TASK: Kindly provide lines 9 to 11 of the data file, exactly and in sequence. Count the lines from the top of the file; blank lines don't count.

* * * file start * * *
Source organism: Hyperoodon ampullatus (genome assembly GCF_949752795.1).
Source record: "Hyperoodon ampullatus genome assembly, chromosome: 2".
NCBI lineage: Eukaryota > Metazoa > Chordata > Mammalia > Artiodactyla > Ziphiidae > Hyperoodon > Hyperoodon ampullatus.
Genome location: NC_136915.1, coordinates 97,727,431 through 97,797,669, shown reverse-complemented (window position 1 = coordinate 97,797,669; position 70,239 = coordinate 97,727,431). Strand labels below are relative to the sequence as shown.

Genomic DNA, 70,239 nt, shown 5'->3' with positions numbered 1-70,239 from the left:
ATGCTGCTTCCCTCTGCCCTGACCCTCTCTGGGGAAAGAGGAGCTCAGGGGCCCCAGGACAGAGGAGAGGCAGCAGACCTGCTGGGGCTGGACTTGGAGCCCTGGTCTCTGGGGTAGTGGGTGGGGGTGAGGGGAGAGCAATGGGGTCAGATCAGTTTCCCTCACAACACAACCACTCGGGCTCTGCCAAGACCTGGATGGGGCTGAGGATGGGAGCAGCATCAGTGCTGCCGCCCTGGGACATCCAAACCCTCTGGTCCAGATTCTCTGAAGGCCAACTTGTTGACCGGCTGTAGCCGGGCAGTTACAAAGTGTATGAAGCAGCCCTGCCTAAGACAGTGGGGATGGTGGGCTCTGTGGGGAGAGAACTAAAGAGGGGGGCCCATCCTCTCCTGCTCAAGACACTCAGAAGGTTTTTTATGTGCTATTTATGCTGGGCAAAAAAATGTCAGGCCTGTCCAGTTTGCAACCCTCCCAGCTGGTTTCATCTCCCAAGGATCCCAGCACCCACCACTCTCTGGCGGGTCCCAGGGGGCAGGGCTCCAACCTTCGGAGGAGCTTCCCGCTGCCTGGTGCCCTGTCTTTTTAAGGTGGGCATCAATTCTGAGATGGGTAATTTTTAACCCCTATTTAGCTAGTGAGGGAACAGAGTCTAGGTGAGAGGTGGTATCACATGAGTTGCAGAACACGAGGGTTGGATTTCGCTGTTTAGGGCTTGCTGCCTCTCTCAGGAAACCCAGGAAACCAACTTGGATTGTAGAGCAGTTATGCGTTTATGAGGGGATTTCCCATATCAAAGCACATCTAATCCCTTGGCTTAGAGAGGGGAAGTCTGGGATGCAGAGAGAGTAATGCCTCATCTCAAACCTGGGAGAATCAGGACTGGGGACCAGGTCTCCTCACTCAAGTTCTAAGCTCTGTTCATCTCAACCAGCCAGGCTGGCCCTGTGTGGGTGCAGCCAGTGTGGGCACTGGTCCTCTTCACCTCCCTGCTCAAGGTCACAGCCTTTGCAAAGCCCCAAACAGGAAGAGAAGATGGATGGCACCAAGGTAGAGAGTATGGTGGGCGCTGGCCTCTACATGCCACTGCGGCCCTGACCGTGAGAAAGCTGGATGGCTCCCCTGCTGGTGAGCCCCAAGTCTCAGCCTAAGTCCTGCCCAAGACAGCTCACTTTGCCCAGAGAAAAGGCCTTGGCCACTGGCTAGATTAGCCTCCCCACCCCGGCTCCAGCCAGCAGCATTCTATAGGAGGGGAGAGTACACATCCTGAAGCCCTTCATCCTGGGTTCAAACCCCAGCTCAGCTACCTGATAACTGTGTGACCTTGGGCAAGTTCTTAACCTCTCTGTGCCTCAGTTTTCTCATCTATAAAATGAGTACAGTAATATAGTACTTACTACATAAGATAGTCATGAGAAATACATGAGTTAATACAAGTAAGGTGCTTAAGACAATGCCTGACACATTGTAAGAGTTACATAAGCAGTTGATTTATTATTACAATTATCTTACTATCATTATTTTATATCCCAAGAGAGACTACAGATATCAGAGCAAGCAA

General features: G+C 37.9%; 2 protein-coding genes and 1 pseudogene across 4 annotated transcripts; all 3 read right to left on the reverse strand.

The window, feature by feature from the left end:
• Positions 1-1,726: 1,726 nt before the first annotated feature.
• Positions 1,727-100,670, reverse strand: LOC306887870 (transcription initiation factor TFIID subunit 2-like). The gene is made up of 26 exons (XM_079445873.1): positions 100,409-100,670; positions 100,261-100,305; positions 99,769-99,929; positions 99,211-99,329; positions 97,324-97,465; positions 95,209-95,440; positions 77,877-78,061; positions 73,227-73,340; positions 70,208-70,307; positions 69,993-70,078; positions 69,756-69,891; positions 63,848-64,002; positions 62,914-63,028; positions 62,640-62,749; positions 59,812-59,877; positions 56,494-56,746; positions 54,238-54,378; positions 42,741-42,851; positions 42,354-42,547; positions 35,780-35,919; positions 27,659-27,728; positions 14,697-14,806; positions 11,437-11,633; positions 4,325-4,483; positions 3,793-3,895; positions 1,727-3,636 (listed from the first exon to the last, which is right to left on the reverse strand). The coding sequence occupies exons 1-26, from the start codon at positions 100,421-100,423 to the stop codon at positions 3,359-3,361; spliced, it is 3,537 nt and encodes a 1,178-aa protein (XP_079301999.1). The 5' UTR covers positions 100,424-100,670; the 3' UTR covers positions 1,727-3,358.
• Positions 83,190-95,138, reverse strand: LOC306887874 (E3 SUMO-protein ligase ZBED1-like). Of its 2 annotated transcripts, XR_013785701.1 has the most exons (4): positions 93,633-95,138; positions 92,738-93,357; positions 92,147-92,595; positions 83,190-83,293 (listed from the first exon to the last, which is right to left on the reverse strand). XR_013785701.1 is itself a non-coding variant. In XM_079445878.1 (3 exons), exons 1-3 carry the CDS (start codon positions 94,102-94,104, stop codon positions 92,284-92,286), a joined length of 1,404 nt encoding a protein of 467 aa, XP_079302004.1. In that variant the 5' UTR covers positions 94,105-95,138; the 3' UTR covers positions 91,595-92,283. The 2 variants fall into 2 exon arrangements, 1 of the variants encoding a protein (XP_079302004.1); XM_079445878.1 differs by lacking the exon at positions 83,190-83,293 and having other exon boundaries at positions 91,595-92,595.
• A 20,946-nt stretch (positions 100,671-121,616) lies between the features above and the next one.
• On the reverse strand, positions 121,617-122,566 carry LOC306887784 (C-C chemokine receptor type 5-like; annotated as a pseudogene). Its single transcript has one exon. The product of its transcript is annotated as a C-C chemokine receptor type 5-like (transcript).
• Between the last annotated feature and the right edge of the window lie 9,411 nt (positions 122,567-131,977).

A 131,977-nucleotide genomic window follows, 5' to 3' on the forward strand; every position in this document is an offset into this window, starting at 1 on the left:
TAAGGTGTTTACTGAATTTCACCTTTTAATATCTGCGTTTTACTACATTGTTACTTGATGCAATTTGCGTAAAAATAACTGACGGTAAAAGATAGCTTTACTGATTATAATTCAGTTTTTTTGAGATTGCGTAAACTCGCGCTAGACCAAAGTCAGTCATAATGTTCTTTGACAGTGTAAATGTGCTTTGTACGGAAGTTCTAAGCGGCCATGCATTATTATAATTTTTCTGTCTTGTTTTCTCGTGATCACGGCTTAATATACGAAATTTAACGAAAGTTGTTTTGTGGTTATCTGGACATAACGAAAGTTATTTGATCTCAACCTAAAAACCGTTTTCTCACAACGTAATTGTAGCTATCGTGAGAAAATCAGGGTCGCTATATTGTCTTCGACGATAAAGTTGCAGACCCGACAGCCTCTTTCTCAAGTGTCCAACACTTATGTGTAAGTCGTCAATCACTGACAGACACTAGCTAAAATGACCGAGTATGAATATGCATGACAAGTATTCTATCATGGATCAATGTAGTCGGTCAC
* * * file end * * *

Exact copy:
• Positions 1-1,726: 1,726 nt before the first annotated feature.
• Positions 1,727-100,670, reverse strand: LOC306887870 (transcription initiation factor TFIID subunit 2-like). The gene is made up of 26 exons (XM_079445873.1): positions 100,409-100,670; positions 100,261-100,305; positions 99,769-99,929; positions 99,211-99,329; positions 97,324-97,465; positions 95,209-95,440; positions 77,877-78,061; positions 73,227-73,340; positions 70,208-70,307; positions 69,993-70,078; positions 69,756-69,891; positions 63,848-64,002; positions 62,914-63,028; positions 62,640-62,749; positions 59,812-59,877; positions 56,494-56,746; positions 54,238-54,378; positions 42,741-42,851; positions 42,354-42,547; positions 35,780-35,919; positions 27,659-27,728; positions 14,697-14,806; positions 11,437-11,633; positions 4,325-4,483; positions 3,793-3,895; positions 1,727-3,636 (listed from the first exon to the last, which is right to left on the reverse strand). The coding sequence occupies exons 1-26, from the start codon at positions 100,421-100,423 to the stop codon at positions 3,359-3,361; spliced, it is 3,537 nt and encodes a 1,178-aa protein (XP_079301999.1). The 5' UTR covers positions 100,424-100,670; the 3' UTR covers positions 1,727-3,358.
• Positions 83,190-95,138, reverse strand: LOC306887874 (E3 SUMO-protein ligase ZBED1-like). Of its 2 annotated transcripts, XR_013785701.1 has the most exons (4): positions 93,633-95,138; positions 92,738-93,357; positions 92,147-92,595; positions 83,190-83,293 (listed from the first exon to the last, which is right to left on the reverse strand). XR_013785701.1 is itself a non-coding variant. In XM_079445878.1 (3 exons), exons 1-3 carry the CDS (start codon positions 94,102-94,104, stop codon positions 92,284-92,286), a joined length of 1,404 nt encoding a protein of 467 aa, XP_079302004.1. In that variant the 5' UTR covers positions 94,105-95,138; the 3' UTR covers positions 91,595-92,283. The 2 variants fall into 2 exon arrangements, 1 of the variants encoding a protein (XP_079302004.1); XM_079445878.1 differs by lacking the exon at positions 83,190-83,293 and having other exon boundaries at positions 91,595-92,595.